UNO's role as the premier metropolitan university in Nebraska, throughout the United States and across the world is to provide access to exceptional education and opportunities, making sure that each and every student who enrolls can achieve their higher education goals.
The UNO Completion Imperative is a big, audacious goal that seeks to ensure that all students enrolled are able to achieve their academic goals and earn a degree.
Since Fall 2018, campus leaders have worked with UNO faculty and staff on several key projects and programs that have been developed and supported through the UNO Completion Imperative Initiative. As of June 2020, these programs have already made significant strides and shown success in ensuring student academic accomplishments, even during times of remote learning and teaching, including nearly 92 percent semester-to-semester retention for first-year students and more than 2,500 students earning their degrees and certificates between UNO's December and May commencements.
These projects and programming do not represent all UNO efforts related to re-enrollment and graduation, but do represent those new and emerging programs that grew out of analysis and planning by the UNO Strategic Planning Steering Committee, input provided at the UNO Strategic Planning Forums, and much concentrated work by faculty, staff, and administrators from across campus. Early indications are that the Completion Imperative changes are having a positive impact.
Following is an update on the primary Completion Imperative-related projects that are currently being explored, discussed, prioritized, resourced, and implemented:
- INDS-Exploratory Studies
- Academic Advising Enhancements
- Momentum Year
- Enrollment Task Force
- Early Intervention Texting Program
- Quantitative Literacy
- Math Placement Testing
- Summer Online Offerings
- Course Availability
More information about the Completion Imperative will be shared in the coming weeks and months. To learn more about the role of the Completion Imperative in the UNO Strategic Planning process, please visit UNO's Strategic Planning website.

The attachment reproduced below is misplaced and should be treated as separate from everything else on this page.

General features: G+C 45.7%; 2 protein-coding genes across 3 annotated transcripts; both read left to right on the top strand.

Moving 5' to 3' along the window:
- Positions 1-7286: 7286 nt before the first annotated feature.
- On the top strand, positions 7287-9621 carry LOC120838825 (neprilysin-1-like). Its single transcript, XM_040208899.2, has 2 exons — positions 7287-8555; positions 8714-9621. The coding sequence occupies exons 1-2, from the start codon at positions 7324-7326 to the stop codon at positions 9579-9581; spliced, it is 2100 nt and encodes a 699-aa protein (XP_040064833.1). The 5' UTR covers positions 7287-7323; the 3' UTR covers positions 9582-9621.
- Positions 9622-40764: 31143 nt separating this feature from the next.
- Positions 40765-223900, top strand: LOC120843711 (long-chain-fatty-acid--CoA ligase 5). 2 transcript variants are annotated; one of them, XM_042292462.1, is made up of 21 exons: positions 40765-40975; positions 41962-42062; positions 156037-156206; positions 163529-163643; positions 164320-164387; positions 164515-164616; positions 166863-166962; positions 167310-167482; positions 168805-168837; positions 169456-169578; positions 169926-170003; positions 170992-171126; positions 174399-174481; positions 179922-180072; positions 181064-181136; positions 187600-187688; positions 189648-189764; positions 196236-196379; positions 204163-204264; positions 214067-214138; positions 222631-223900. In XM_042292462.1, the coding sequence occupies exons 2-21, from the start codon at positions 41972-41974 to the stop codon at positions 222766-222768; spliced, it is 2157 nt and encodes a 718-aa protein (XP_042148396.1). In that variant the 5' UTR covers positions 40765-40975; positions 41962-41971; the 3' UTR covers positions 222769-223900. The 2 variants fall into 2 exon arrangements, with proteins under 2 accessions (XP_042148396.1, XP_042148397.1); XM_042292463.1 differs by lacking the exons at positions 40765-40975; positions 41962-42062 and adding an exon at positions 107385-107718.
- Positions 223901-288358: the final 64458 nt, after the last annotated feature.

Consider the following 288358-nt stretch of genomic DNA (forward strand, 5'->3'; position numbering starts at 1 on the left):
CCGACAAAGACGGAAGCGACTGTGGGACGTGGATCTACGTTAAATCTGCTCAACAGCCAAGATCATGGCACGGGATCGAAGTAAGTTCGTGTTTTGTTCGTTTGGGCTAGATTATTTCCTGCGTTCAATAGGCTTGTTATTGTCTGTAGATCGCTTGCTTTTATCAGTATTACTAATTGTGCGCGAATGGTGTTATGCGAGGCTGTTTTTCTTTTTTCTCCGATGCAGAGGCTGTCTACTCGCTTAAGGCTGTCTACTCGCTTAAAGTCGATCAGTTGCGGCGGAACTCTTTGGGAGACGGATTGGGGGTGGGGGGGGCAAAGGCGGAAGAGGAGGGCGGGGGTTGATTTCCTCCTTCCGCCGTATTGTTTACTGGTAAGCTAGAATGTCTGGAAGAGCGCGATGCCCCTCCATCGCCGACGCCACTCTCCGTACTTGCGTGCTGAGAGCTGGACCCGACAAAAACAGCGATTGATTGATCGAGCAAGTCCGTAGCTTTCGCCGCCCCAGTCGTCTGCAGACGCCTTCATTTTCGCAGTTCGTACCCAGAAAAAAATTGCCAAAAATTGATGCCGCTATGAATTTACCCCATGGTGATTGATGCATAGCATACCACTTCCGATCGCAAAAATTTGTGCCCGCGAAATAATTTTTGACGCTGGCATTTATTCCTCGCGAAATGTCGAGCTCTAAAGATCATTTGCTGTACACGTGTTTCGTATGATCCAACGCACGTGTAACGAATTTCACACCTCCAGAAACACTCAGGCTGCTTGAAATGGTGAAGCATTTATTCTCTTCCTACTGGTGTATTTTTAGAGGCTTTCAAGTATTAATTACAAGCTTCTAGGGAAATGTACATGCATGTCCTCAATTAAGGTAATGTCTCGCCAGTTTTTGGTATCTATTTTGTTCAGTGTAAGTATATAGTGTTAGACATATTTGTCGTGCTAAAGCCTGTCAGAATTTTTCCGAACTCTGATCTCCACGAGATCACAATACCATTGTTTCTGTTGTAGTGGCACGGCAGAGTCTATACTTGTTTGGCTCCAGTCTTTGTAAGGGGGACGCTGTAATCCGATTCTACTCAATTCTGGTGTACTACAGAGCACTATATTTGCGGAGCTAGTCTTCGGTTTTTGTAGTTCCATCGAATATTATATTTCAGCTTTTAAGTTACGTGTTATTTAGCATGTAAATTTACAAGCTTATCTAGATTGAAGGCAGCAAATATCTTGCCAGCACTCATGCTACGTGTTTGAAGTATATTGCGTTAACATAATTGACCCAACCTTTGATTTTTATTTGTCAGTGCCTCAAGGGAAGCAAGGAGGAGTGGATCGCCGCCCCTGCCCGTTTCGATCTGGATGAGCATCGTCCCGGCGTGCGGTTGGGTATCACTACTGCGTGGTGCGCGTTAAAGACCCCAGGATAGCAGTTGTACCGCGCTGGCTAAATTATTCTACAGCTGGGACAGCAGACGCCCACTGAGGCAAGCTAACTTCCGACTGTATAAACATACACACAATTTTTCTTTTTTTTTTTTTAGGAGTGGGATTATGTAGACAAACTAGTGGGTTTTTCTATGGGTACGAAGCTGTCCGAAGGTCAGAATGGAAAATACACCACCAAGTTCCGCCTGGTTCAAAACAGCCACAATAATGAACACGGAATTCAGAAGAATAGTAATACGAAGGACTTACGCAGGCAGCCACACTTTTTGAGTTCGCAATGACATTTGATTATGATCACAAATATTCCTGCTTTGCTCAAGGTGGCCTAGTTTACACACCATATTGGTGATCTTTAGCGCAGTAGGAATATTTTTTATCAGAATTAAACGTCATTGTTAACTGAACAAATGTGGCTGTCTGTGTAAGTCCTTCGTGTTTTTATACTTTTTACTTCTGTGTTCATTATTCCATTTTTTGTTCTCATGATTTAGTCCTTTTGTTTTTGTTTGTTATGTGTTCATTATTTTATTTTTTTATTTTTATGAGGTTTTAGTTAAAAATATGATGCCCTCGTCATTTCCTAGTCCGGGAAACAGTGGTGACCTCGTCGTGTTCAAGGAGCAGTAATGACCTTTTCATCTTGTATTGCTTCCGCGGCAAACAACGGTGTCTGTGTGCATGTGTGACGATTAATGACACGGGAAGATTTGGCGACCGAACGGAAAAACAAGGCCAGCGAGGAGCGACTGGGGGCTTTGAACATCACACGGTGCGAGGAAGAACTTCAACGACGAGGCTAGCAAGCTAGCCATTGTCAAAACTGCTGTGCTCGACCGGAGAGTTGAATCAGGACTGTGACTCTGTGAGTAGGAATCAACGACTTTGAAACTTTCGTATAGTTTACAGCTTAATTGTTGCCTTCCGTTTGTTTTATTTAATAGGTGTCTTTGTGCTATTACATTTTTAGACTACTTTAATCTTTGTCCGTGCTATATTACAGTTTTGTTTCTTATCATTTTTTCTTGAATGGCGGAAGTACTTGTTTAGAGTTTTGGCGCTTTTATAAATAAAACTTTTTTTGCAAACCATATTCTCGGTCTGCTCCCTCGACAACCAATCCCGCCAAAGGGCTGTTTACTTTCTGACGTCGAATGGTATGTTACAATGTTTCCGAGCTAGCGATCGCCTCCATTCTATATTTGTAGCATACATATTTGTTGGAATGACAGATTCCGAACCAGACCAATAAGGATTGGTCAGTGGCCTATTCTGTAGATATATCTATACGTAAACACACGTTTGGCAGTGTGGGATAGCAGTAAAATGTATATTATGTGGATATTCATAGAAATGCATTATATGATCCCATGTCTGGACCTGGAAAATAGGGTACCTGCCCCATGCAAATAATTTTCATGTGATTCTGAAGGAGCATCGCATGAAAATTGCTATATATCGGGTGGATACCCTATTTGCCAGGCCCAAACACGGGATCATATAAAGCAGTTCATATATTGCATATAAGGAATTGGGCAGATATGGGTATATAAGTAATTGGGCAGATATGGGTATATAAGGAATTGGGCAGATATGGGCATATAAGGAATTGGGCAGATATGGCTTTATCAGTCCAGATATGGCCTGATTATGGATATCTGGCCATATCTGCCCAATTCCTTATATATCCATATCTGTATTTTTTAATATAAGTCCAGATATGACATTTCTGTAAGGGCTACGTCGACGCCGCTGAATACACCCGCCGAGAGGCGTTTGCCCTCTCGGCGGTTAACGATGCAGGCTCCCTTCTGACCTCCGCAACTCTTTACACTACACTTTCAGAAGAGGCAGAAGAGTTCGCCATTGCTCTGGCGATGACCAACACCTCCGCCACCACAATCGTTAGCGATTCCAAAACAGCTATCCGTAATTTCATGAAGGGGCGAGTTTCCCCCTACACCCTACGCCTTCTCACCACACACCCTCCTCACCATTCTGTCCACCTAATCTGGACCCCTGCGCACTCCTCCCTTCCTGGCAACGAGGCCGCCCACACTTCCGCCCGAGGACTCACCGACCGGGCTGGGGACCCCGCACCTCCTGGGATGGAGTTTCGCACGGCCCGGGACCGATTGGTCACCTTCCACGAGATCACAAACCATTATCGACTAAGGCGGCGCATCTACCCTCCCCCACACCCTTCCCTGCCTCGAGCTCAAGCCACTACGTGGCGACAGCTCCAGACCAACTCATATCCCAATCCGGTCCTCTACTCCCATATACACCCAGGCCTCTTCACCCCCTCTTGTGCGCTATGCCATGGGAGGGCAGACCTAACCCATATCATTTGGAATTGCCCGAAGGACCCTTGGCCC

This new program involves changing the practice of how formerly labeled ‘Undeclared Students,’ new to UNO, are served. It is well underway.
It involves the creation of Exploratory Studies for those students who have yet to identify a program and pathway to completion. Those students are now to be assigned to Exploratory Studies (EXPL) in the College of Arts and Sciences and will be supported for up to 45 credit hours or until they declare a major.
The following steps have been achieved:
- A director, associate director, and coordinator are in place.
- The EXPL 1000 course was piloted.
- Sheltered sections are being offered for future semesters with faculty participating from all the colleges at UNO so students can learn about academic programs in all colleges.
- The use of newly designated Academic Focus Areas is being incorporated into Orientation and the EXPL 1000 course.
- Advisors, instructors, and life coaches have either been hired already, or the positions are approved.
- A Learning Community structure has been designed and funded through private support.
- Orientation and Enrollment is happening through ACDC.
- Communications with admitted students has begun.
- Peer Mentors are being recruited.
The program will be fully operational Fall 2020. Questions? Contact Tammie Kennedy.
Academic Advisors play a critical role in supporting student success and academic planning. Early in the Completion Imperative discussions, a need to strengthen timely access to academic advisors was identified along with a need to enhance collaboration for academic advisors across the Colleges. A campus-wide coordinating senior director for advising position was created to begin the strategic work of growing and strengthening UNO’s academic advising practices. Additionally, several new advising positions were funded including six new Advising positions for the INDS/Exploratory Studies Program. In addition, Sammi Kaiser was named as campus-wide Advising Coordinator.
Questions? Contact Sammi Kaiser.
Best practices research suggested that helping students get off to a great start with their collegiate career was an important step in their long term success. A UNO Momentum Year model was articulated and moved forward.
The model includes the strategies of completing 30 credit hours in the first academic year, including 9 credit hours in an area of interest; and completing the Fundamental Academic Skills courses within the first 45 hours. Additionally, the idea for Academic Focus Areas was developed early on as a part of the Momentum Year planning.